Here you can find our Electric Boating FAQ – Frequently Asked Questions.

  • History of Electric Boating

    The first revival of electric boating took place in 1970’s due to the global energy crisis. As a result there was a resurrection of recreational electric boats.

    Today’s drive for electric boating has come from an added focus on sustainability helped by the broader success and interest around electric cars with Tesla leading the way.

    Europe and USA are leading the march in electric boating spurred on by government legislation that has banned powered boats along a large number of internal waterways.

    As a result of this global demand for cleaner and more sustainable energy the technology behind electric boating has significantly advanced. The demand also means that going electric is now not only an option for corporate companies or wealthy indivduals. With electric motors now starting from as little as $3,000 its an attractive option for the many, not just the few.

  • What types of boats are best suited for electric?

    Yachts, displacement boats, multi hulls, kayaks, dinges and tendors are all perfectly suited for electric motors.

  • What types of boats are NOT suited for electric?

    Any speed boat plus displacement boats that need more than 8 hours of motoring.

  • Are electric motors and boats expensive?

    Prices have dropped significantly in recent years due to a dramatic increase in global demand and advancement in technology. Converting an existing boat to electric, buying a new electric motor or purchasing an electric boat is now a viable option for many people.

  • What are the benefits of electric boating?

    There are many!

    • – Enviromentally friendly
    • – Sustainble with no reliance on damaging fossel fuels (you can even recharge your electric motor via wind and solar energy)
    • – Whisper quiet – no more loud motor noises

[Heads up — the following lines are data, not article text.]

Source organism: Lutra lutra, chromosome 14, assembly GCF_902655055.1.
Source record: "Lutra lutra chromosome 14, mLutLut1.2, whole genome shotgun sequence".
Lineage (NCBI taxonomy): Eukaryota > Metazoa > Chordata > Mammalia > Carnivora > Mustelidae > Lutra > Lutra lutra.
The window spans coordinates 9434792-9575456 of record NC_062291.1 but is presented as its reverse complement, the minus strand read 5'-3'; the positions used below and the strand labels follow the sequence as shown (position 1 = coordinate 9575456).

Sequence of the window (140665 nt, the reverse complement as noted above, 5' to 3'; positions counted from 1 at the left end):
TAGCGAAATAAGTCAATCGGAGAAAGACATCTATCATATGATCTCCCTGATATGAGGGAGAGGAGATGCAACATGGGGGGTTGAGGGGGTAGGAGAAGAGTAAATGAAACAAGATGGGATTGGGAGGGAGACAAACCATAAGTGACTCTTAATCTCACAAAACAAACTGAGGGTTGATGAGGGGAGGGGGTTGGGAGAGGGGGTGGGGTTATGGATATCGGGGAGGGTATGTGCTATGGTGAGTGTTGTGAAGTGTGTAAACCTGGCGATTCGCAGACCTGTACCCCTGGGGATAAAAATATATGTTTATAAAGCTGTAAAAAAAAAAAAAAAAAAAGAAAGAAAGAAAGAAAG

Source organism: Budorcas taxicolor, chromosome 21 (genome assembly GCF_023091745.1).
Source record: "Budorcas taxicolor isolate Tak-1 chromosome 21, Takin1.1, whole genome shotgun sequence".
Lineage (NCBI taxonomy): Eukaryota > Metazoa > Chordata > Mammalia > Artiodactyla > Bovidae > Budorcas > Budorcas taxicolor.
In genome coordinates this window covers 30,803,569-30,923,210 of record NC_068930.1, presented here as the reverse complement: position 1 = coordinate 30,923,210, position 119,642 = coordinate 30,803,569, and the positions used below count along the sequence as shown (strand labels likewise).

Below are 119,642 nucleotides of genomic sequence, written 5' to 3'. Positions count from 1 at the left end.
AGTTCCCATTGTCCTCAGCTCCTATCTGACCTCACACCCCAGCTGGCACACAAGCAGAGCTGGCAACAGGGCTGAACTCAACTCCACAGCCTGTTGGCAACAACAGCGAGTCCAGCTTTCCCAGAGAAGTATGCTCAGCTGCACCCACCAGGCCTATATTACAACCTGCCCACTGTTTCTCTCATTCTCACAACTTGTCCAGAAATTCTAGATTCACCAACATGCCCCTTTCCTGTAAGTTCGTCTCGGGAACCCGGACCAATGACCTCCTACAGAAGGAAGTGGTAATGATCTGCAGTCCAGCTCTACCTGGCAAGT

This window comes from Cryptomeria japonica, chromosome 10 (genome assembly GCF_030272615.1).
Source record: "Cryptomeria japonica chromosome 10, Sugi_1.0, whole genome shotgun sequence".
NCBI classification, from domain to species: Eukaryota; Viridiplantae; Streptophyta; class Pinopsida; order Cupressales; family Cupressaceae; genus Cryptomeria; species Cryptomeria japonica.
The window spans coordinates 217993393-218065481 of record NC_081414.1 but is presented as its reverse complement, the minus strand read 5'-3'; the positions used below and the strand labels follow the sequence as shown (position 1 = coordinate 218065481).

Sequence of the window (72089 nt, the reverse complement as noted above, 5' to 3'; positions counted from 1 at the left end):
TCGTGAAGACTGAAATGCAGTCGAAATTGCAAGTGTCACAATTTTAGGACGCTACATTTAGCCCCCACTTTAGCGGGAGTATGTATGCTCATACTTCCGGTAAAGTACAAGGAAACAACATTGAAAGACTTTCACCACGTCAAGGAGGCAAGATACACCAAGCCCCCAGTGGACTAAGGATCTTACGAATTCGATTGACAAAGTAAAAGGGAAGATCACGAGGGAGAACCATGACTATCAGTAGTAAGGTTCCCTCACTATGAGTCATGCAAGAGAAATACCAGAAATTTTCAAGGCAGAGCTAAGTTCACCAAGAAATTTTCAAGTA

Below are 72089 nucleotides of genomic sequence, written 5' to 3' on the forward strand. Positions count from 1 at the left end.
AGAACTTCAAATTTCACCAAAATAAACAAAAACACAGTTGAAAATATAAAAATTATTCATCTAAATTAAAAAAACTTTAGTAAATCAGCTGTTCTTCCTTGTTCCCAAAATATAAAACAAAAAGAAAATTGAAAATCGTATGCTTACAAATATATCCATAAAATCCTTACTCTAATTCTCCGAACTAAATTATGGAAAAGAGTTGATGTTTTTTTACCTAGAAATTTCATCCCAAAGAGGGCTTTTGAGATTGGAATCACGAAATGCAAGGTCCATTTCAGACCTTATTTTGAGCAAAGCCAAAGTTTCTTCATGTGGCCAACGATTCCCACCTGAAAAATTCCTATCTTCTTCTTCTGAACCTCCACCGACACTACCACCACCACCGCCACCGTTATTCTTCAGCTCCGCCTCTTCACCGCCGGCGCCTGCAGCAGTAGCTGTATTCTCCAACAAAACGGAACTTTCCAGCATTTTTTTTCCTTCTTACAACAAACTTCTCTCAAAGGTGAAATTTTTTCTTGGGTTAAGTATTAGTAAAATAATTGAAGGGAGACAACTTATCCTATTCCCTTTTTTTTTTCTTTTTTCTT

• – No smelly fuel smells (ideal for those who suffer from sea sickness)
    • – No leaking of fuels inside the boat or into the water
    • – Extremely relable with no/little maintenance required due to the small number of moving parts
    • – Highly economical with no fuel to buy and very little maintenance
    • – Most electric motors have more than 90% effencieny making them significantly more effencient than combustion motors.
  • How effecient are electric motors?
    • – Many electric motors have >90% efficiency: much more efficient than combustion motors
    • – For displacement boats, highest overall efficiency is achieved by large propeller with a high pitch, that turns relatively slowly through the water
    • – This ensures as little energy as possible is wasted. Some modern electric drive systems have an overall efficiency of up to 50%, whereas in comparison a petrol motor has an overall efficiency of 10% or less
    • – Combustion engines need reduction gear. Because of the loss associated with gearing, many electric drives eliminate it by using low RPM, high-torque motors
    • – On top of this, generating electricity at a large PowerStation is much more effecient than burning fossil fuels in a small motor onboard
    • – Research by the Australian Govt has shown that a small 2 stroke outboard can be as polluting as 50 cars covering the same distance!
  • What size motor do I need?

    Size of motor largely depends on how you wish to use your boat, conditions of local waterway and the range and speed required. See below for an example;

    1 kilo Watt (kW) = 1.35 Horse Power (HP)

    However, in real life on a displacement style craft:

    1kW replaces 3HP!

    Why?

    • – max torque at any rpm
    • -minimal heat/friction losses (alternator, water pump, flywheel, etc)
    • – electric motor can be overloaded where a diesel motor will stall

    If current diesel performance is adequate: replace with 1/3 in kW

    If diesel power is unknown:

    *motor size rule: kW rating of motor needed = displacement x 2

    Size of motor depends on:

    • – performance requirements of boats owner